When I had an ultrasound to look at the size and depth of the tumor within the muscle walls, part of my uterus was in the way. Doctors couldn’t be 100% sure how embedded the tumor was, because they couldn’t get a whole picture. I had to have a port installed for chemotherapy; surgery itself while pregnant requires special precautions. Every step of the way wasn’t typical; I had this other person to think of as well as myself.
A maternal-fetal medicine (MFM) team walked me through all the worst-case scenarios, like delivering at 30 weeks. The goal was to treat me with chemotherapy right away while prolonging the pregnancy as much as possible for more viability for the fetus. The five to seven days it took to figure out the exact plan were so hard.
I started on a low dose of chemotherapy with a lot of extra monitoring. I had five chemo sessions while I was pregnant. I was diagnosed at 28 weeks, and by 29 weeks I was doing chemo—that’s how fast it went from having the first scan done to having a whole treatment team in place.
Chemo sessions were very long for me. After I was done, the baby would be monitored for hours and had to pass several tests, like a stress test, before they would let us go. The whole thing would easily take 10 hours.
I did chemo from week 29 to week 34 and then recovered for a few weeks. I was induced at 37 weeks and gave birth to a healthy baby boy on June 26, 2017. He’s 8 months old now and crawling. As the fourth child, he’s very vocal and fights for attention! He has a superhero-sounding name: Maximus Crowe.
We say the crow is his spirit animal because a crow can live and thrive in a toxic environment, and that’s pretty much what he did through the chemo. The funny thing is my husband and teenage daughter had actually thought of that name prior to my diagnosis, very early on in my pregnancy. At the time I told them they were crazy; we were not naming a kid that! But after I was diagnosed, no other name fit him.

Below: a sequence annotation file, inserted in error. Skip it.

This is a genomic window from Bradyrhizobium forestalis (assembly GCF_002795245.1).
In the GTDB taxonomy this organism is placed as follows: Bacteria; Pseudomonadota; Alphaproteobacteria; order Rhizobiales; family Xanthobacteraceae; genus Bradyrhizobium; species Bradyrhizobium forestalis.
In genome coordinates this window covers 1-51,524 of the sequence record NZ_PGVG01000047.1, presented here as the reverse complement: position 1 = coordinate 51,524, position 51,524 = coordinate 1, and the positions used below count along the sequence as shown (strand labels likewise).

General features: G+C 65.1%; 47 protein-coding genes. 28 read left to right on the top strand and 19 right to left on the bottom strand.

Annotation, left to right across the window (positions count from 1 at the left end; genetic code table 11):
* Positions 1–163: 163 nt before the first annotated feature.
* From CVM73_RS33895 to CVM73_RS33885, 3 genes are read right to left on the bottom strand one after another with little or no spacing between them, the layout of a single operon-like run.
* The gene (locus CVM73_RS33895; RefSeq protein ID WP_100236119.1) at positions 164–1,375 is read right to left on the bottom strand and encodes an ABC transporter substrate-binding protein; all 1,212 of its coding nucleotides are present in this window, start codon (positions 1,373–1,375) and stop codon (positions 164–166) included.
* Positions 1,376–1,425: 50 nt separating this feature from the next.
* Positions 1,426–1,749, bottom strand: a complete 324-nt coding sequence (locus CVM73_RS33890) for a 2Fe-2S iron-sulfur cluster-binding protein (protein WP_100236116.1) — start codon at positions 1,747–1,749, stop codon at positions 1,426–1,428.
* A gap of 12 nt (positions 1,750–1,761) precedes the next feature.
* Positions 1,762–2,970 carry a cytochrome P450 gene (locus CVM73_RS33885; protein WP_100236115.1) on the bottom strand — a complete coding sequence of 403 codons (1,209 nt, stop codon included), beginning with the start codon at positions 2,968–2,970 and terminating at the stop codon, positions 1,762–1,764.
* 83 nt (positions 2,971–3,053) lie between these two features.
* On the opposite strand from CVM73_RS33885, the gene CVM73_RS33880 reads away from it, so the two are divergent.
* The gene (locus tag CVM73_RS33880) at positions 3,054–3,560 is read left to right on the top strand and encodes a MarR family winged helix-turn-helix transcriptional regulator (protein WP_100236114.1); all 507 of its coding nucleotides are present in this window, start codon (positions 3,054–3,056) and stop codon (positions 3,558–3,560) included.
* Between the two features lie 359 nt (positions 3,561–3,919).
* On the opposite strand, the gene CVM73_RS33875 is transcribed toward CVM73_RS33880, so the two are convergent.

Then the real treatment began. Three weeks after delivery, I started full-on chemotherapy along with radiation. In early October 2017, I had surgery to remove the tumor. Monday is my last chemo session. I can see the light.
Pregnancy in and of itself is a lot to deal with. Cancer itself is a lot. You put both of them together, and it’s very overwhelming. You’re bringing this person into the world and wondering, Am I going to be around to take care of him?
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With three other kids at home, life was already very busy. We had to take a practical attitude. I had to be Mom first before being a cancer patient. I really had no time to feel sorry for myself. I was grateful I was diagnosed at a stage where it was treatable. Once we had a treatment plan, I knew we were going to get through it as a family.
I want other pregnant women to know that it never hurts to just say something about your symptoms. Tell someone things don’t feel right. Don’t chock it up to pregnancy symptoms. It’s easy to think you’re supposed to feel bad when you’re pregnant, but speak up if something doesn’t feel right or good.